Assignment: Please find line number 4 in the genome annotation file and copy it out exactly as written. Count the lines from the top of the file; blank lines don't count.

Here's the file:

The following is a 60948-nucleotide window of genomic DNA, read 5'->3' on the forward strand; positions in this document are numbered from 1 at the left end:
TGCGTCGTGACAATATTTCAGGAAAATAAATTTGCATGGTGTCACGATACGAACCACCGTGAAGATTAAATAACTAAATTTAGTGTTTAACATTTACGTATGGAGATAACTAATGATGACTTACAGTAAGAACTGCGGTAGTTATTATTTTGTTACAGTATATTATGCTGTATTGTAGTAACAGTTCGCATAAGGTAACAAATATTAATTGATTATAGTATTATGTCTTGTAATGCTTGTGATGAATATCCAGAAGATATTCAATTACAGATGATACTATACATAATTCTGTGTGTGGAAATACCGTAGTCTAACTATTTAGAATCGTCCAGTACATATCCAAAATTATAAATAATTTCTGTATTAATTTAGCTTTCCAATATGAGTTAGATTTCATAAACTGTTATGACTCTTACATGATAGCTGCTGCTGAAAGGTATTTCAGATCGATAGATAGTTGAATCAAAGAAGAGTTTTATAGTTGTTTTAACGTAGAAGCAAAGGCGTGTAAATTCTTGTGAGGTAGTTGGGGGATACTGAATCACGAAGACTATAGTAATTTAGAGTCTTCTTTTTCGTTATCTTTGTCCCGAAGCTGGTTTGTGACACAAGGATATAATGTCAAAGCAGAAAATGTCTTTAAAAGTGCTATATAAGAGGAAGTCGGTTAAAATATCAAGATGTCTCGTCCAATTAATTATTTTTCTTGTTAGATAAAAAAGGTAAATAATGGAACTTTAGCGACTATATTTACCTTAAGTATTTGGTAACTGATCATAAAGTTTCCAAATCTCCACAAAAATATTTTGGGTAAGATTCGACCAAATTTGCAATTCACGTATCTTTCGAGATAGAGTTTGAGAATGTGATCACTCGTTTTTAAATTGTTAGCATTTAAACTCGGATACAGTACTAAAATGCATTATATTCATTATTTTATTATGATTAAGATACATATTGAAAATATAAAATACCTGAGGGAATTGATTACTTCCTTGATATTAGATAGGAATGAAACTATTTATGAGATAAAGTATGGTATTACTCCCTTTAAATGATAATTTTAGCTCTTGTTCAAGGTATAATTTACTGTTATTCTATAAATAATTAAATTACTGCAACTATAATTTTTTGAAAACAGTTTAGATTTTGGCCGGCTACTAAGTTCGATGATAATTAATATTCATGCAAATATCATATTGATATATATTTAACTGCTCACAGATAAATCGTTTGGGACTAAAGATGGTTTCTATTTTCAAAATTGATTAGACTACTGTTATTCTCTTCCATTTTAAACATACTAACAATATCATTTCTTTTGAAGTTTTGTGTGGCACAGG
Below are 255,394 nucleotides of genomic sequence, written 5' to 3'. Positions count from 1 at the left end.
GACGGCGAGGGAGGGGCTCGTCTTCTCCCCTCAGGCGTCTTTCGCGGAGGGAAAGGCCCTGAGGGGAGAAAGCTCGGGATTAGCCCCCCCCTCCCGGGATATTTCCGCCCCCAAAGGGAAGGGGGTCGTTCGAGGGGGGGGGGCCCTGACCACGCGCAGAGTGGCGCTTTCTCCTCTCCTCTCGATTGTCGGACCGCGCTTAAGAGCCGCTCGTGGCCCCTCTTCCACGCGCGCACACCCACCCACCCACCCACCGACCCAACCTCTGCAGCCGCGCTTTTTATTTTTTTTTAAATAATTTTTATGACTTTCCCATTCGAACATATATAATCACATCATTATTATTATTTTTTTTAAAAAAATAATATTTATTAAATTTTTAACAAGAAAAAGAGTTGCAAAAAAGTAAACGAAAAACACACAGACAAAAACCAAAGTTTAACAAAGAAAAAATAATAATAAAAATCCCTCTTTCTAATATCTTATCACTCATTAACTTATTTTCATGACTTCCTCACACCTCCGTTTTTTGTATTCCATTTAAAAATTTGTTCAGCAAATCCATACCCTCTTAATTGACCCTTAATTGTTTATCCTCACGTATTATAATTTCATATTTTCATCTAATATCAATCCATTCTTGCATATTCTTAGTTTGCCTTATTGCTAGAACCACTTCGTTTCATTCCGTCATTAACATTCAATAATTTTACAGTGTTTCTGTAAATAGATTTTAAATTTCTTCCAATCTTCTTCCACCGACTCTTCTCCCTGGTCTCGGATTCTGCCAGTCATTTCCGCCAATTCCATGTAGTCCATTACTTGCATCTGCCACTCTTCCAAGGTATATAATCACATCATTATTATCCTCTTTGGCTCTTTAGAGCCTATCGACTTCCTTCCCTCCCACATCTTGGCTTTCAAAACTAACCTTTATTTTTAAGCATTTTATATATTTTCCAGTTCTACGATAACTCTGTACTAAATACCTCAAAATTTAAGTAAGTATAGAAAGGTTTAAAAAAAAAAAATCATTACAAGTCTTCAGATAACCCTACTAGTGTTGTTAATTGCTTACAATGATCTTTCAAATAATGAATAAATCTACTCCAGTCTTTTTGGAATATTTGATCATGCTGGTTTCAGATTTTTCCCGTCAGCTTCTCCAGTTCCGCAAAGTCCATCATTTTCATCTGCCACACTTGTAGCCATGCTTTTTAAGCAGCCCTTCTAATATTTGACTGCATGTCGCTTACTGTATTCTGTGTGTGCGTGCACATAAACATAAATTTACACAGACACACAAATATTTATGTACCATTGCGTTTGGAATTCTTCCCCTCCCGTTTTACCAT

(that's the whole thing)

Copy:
GACGGCGAGGGAGGGGCTCGTCTTCTCCCCTCAGGCGTCTTTCGCGGAGGGAAAGGCCCTGAGGGGAGAAAGCTCGGGATTAGCCCCCCCCTCCCGGGATATTTCCGCCCCCAAAGGGAAGGGGGTCGTTCGAGGGGGGGGGGCCCTGACCACGCGCAGAGTGGCGCTTTCTCCTCTCCTCTCGATTGTCGGACCGCGCTTAAGAGCCGCTCGTGGCCCCTCTTCCACGCGCGCACACCCACCCACCCACCCACCGACCCAACCTCTGCAGCCGCGCTTTTTATTTTTTTTTAAATAATTTTTATGACTTTCCCATTCGAACATATATAATCACATCATTATTATTATTTTTTTTAAAAAAATAATATTTATTAAATTTTTAACAAGAAAAAGAGTTGCAAAAAAGTAAACGAAAAACACACAGACAAAAACCAAAGTTTAACAAAGAAAAAATAATAATAAAAATCCCTCTTTCTAATATCTTATCACTCATTAACTTATTTTCATGACTTCCTCACACCTCCGTTTTTTGTATTCCATTTAAAAATTTGTTCAGCAAATCCATACCCTCTTAATTGACCCTTAATTGTTTATCCTCACGTATTATAATTTCATATTTTCATCTAATATCAATCCATTCTTGCATATTCTTAGTTTGCCTTATTGCTAGAACCACTTCGTTTCATTCCGTCATTAACATTCAATAATTTTACAGTGTTTCTGTAAATAGATTTTAAATTTCTTCCAATCTTCTTCCACCGACTCTTCTCCCTGGTCTCGGATTCTGCCAGTCATTTCCGCCAATTCCATGTAGTCCATTACTTGCATCTGCCACTCTTCCAAGGTATATAATCACATCATTATTATCCTCTTTGGCTCTTTAGAGCCTATCGACTTCCTTCCCTCCCACATCTTGGCTTTCAAAACTAACCTTTATTTTTAAGCATTTTATATATTTTCCAGTTCTACGATAACTCTGTACTAAATACCTCAAAATTTAAGTAAGTATAGAAAGGTTTAAAAAAAAAAAATCATTACAAGTCTTCAGATAACCCTACTAGTGTTGTTAATTGCTTACAATGATCTTTCAAATAATGAATAAATCTACTCCAGTCTTTTTGGAATATTTGATCATGCTGGTTTCAGATTTTTCCCGTCAGCTTCTCCAGTTCCGCAAAGTCCATCATTTTCATCTGCCACACTTGTAGCCATGCTTTTTAAGCAGCCCTTCTAATATTTGACTGCATGTCGCTTACTGTATTCTGTGTGTGCGTGCACATAAACATAAATTTACACAGACACACAAATATTTATGTACCATTGCGTTTGGAATTCTTCCCCTCCCGTTTTACCAT